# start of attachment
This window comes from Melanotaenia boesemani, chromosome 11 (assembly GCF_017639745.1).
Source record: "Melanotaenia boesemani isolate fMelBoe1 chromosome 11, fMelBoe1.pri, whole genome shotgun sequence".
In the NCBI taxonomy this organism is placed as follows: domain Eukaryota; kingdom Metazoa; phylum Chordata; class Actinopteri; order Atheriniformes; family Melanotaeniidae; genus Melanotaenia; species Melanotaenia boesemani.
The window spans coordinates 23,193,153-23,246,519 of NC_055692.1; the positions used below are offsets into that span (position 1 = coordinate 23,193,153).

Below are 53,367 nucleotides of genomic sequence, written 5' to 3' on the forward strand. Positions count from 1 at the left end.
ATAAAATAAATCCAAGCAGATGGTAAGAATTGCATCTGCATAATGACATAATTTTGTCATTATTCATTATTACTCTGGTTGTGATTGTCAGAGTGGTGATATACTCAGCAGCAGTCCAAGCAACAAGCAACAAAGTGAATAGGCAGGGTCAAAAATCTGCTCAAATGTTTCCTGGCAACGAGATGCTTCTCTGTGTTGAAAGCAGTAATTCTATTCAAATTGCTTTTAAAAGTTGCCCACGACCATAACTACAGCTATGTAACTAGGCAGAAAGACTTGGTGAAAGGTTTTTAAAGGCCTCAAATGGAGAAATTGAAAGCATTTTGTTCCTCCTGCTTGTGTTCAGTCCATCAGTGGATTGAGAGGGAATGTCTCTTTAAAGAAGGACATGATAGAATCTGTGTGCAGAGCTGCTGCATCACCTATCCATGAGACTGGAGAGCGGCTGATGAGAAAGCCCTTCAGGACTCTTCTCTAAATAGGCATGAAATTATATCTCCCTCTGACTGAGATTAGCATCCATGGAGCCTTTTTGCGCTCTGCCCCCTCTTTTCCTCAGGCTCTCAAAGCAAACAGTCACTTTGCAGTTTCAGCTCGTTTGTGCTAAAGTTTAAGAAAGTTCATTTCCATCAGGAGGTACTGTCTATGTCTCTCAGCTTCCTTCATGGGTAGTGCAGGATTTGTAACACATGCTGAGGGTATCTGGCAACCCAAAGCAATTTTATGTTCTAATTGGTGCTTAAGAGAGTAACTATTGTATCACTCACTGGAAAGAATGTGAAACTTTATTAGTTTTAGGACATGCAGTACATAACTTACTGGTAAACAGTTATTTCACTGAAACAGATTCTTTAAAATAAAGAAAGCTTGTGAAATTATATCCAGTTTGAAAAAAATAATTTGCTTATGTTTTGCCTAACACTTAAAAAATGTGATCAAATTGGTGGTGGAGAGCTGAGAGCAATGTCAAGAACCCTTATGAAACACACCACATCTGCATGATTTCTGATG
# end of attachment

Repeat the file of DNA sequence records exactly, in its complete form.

This window comes from Melanotaenia boesemani, chromosome 11 (assembly GCF_017639745.1).
Source record: "Melanotaenia boesemani isolate fMelBoe1 chromosome 11, fMelBoe1.pri, whole genome shotgun sequence".
In the NCBI taxonomy this organism is placed as follows: domain Eukaryota; kingdom Metazoa; phylum Chordata; class Actinopteri; order Atheriniformes; family Melanotaeniidae; genus Melanotaenia; species Melanotaenia boesemani.
The window spans coordinates 23,193,153-23,246,519 of NC_055692.1; the positions used below are offsets into that span (position 1 = coordinate 23,193,153).

Below are 53,367 nucleotides of genomic sequence, written 5' to 3' on the forward strand. Positions count from 1 at the left end.
ATAAAATAAATCCAAGCAGATGGTAAGAATTGCATCTGCATAATGACATAATTTTGTCATTATTCATTATTACTCTGGTTGTGATTGTCAGAGTGGTGATATACTCAGCAGCAGTCCAAGCAACAAGCAACAAAGTGAATAGGCAGGGTCAAAAATCTGCTCAAATGTTTCCTGGCAACGAGATGCTTCTCTGTGTTGAAAGCAGTAATTCTATTCAAATTGCTTTTAAAAGTTGCCCACGACCATAACTACAGCTATGTAACTAGGCAGAAAGACTTGGTGAAAGGTTTTTAAAGGCCTCAAATGGAGAAATTGAAAGCATTTTGTTCCTCCTGCTTGTGTTCAGTCCATCAGTGGATTGAGAGGGAATGTCTCTTTAAAGAAGGACATGATAGAATCTGTGTGCAGAGCTGCTGCATCACCTATCCATGAGACTGGAGAGCGGCTGATGAGAAAGCCCTTCAGGACTCTTCTCTAAATAGGCATGAAATTATATCTCCCTCTGACTGAGATTAGCATCCATGGAGCCTTTTTGCGCTCTGCCCCCTCTTTTCCTCAGGCTCTCAAAGCAAACAGTCACTTTGCAGTTTCAGCTCGTTTGTGCTAAAGTTTAAGAAAGTTCATTTCCATCAGGAGGTACTGTCTATGTCTCTCAGCTTCCTTCATGGGTAGTGCAGGATTTGTAACACATGCTGAGGGTATCTGGCAACCCAAAGCAATTTTATGTTCTAATTGGTGCTTAAGAGAGTAACTATTGTATCACTCACTGGAAAGAATGTGAAACTTTATTAGTTTTAGGACATGCAGTACATAACTTACTGGTAAACAGTTATTTCACTGAAACAGATTCTTTAAAATAAAGAAAGCTTGTGAAATTATATCCAGTTTGAAAAAAATAATTTGCTTATGTTTTGCCTAACACTTAAAAAATGTGATCAAATTGGTGGTGGAGAGCTGAGAGCAATGTCAAGAACCCTTATGAAACACACCACATCTGCATGATTTCTGATG